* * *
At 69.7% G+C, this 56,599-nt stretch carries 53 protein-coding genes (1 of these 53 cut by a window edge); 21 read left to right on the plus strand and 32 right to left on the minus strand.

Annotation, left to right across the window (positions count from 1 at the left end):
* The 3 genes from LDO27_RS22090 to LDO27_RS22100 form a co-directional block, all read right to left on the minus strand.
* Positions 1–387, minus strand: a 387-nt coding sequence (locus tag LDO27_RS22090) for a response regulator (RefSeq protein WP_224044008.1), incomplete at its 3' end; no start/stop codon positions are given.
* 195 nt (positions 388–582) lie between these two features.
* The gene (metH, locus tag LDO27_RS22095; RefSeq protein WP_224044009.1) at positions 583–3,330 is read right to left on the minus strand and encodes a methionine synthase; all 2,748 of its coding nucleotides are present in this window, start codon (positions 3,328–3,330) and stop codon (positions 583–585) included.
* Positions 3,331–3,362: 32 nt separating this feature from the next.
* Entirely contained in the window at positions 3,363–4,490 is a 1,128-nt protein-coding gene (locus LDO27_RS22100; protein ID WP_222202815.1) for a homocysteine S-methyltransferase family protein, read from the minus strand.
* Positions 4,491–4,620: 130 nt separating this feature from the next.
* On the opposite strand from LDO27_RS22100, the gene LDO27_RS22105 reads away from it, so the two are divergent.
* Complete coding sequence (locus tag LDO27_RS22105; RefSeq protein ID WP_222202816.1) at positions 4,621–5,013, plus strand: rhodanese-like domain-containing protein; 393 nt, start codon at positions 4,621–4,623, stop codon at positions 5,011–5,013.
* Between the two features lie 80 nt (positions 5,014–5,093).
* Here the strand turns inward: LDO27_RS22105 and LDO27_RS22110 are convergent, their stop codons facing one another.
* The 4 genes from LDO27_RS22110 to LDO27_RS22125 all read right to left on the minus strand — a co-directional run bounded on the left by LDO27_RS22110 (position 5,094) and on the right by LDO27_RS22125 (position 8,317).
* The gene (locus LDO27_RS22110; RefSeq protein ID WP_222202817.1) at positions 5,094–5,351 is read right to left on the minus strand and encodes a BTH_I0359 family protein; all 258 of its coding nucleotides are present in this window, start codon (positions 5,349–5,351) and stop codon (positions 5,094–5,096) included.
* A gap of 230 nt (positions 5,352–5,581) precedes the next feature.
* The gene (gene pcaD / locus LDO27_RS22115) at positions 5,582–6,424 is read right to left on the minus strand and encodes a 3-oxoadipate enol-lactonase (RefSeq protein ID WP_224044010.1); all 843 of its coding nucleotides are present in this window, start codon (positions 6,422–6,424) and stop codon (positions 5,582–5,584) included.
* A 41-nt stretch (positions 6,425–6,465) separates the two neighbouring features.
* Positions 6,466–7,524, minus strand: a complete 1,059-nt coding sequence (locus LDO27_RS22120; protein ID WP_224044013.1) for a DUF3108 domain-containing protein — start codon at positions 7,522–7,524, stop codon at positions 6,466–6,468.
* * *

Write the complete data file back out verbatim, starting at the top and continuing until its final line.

At 69.7% G+C, this 56,599-nt stretch carries 53 protein-coding genes (1 of these 53 cut by a window edge); 21 read left to right on the plus strand and 32 right to left on the minus strand.

Annotation, left to right across the window (positions count from 1 at the left end):
* The 3 genes from LDO27_RS22090 to LDO27_RS22100 form a co-directional block, all read right to left on the minus strand.
* Positions 1–387, minus strand: a 387-nt coding sequence (locus tag LDO27_RS22090) for a response regulator (RefSeq protein WP_224044008.1), incomplete at its 3' end; no start/stop codon positions are given.
* 195 nt (positions 388–582) lie between these two features.
* The gene (metH, locus tag LDO27_RS22095; RefSeq protein WP_224044009.1) at positions 583–3,330 is read right to left on the minus strand and encodes a methionine synthase; all 2,748 of its coding nucleotides are present in this window, start codon (positions 3,328–3,330) and stop codon (positions 583–585) included.
* Positions 3,331–3,362: 32 nt separating this feature from the next.
* Entirely contained in the window at positions 3,363–4,490 is a 1,128-nt protein-coding gene (locus LDO27_RS22100; protein ID WP_222202815.1) for a homocysteine S-methyltransferase family protein, read from the minus strand.
* Positions 4,491–4,620: 130 nt separating this feature from the next.
* On the opposite strand from LDO27_RS22100, the gene LDO27_RS22105 reads away from it, so the two are divergent.
* Complete coding sequence (locus tag LDO27_RS22105; RefSeq protein ID WP_222202816.1) at positions 4,621–5,013, plus strand: rhodanese-like domain-containing protein; 393 nt, start codon at positions 4,621–4,623, stop codon at positions 5,011–5,013.
* Between the two features lie 80 nt (positions 5,014–5,093).
* Here the strand turns inward: LDO27_RS22105 and LDO27_RS22110 are convergent, their stop codons facing one another.
* The 4 genes from LDO27_RS22110 to LDO27_RS22125 all read right to left on the minus strand — a co-directional run bounded on the left by LDO27_RS22110 (position 5,094) and on the right by LDO27_RS22125 (position 8,317).
* The gene (locus LDO27_RS22110; RefSeq protein ID WP_222202817.1) at positions 5,094–5,351 is read right to left on the minus strand and encodes a BTH_I0359 family protein; all 258 of its coding nucleotides are present in this window, start codon (positions 5,349–5,351) and stop codon (positions 5,094–5,096) included.
* A gap of 230 nt (positions 5,352–5,581) precedes the next feature.
* The gene (gene pcaD / locus LDO27_RS22115) at positions 5,582–6,424 is read right to left on the minus strand and encodes a 3-oxoadipate enol-lactonase (RefSeq protein ID WP_224044010.1); all 843 of its coding nucleotides are present in this window, start codon (positions 6,422–6,424) and stop codon (positions 5,582–5,584) included.
* A 41-nt stretch (positions 6,425–6,465) separates the two neighbouring features.
* Positions 6,466–7,524, minus strand: a complete 1,059-nt coding sequence (locus LDO27_RS22120; protein ID WP_224044013.1) for a DUF3108 domain-containing protein — start codon at positions 7,522–7,524, stop codon at positions 6,466–6,468.